HAVERS, Clopton (ca. 1655-1702). Osteologia nova, or some new observations of the bones, and the parts belonging to them, with the manner of their accretion, and nutrition. London: for Samuel Smith, 1691.
8o (182 x 112 mm). Two engraved plates, one folding, with the imprimatur leaf A1 and advertisement leaf U4. (Occasional light foxing, a few leaves discolored.) Contemporary English red morocco, covers with double gilt panel, the outer panel with vase tools at corners and arabesque tooling at the center of each side, spine gilt, gilt edges, manuscript title on lower edges (trifling wear to extremities); half morocco folding case. Provenance: Possibly authorial manuscript corrections on D3r, E2v and Q5r, each crossing out and replacing a word; bound for the dedicatee Thomas Herbert, eighth Earl of Pembroke (1656-1733) (printed Wilton House shelf label at foot of spine).
FIRST EDITION, THE DEDICATION COPY, of the first complete and systematic study of the structure of bones. The text, a transcription of five lectures delivered to the Royal Society in 1689 and 1690, contains the first full description of the microscopic structure of the bone lamellae and canals for the passage of blood, named thenceforth the Haversian canals. Havers also contributed important observations on bone physiology and the process of bone growth, correcting Glisson's theory that bones grow on their harder side when they develop unevenly in rickets. His book, of which a Latin translation was published the following year, was immediately useful and received great praise. It remained the only detailed treatise on bone until the publication of Robert Nesbitt's lectures in 1763, and was only superseded in the 19th century.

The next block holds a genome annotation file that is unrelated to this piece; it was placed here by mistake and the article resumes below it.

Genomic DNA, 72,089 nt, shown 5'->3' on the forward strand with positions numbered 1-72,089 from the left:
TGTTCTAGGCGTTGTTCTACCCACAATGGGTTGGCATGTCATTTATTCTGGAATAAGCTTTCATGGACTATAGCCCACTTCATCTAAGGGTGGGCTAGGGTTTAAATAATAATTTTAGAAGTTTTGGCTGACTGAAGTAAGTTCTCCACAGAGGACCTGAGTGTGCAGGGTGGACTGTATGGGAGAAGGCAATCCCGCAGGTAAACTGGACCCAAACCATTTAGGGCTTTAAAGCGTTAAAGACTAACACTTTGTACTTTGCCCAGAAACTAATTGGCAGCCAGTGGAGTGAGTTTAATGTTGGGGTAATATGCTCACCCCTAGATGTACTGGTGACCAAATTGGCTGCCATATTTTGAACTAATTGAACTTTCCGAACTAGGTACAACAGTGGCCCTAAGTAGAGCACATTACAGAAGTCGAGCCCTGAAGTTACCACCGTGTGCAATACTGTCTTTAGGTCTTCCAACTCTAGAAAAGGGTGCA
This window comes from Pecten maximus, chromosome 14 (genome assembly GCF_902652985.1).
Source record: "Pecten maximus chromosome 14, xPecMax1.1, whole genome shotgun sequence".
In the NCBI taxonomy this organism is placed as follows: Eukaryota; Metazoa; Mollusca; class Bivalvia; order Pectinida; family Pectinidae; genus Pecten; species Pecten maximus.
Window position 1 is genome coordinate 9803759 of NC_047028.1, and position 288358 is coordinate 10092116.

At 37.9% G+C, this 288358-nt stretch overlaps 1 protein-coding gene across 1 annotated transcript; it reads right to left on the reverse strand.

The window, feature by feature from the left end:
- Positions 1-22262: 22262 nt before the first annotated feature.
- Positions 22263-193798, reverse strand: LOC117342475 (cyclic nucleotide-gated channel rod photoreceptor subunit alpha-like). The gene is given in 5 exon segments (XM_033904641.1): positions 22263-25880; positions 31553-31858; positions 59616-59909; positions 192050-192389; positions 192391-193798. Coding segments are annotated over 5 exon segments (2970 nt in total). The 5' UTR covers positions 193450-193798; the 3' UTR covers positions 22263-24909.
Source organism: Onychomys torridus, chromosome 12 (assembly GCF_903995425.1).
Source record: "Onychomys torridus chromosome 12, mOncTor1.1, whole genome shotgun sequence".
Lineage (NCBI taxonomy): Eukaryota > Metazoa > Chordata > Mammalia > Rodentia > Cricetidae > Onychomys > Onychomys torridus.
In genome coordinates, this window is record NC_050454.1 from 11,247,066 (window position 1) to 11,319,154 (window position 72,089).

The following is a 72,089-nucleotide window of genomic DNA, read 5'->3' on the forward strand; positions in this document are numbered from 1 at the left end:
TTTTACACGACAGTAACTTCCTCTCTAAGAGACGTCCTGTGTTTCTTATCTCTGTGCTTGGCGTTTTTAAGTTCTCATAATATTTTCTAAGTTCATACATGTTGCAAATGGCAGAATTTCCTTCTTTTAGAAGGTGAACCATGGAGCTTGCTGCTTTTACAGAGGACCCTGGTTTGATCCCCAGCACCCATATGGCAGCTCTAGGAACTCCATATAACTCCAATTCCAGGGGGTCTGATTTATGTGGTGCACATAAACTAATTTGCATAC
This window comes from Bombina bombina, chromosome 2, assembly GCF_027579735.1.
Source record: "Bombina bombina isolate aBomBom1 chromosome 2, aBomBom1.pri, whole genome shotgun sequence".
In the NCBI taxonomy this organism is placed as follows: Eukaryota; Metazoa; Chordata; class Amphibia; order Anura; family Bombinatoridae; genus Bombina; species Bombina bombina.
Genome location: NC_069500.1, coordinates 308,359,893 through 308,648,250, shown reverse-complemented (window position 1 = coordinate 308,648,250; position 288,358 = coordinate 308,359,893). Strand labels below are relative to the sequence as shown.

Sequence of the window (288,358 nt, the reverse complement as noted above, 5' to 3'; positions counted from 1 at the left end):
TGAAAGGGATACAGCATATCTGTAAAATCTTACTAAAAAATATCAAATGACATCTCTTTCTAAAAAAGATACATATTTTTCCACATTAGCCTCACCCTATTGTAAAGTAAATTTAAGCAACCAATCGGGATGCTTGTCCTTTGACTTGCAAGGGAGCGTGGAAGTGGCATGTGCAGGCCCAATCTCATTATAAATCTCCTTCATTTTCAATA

Garrison-Morton 387; NLM/Krivatsy 5363; Wellcome III, p.225; Wing H-1162; Norman 1024.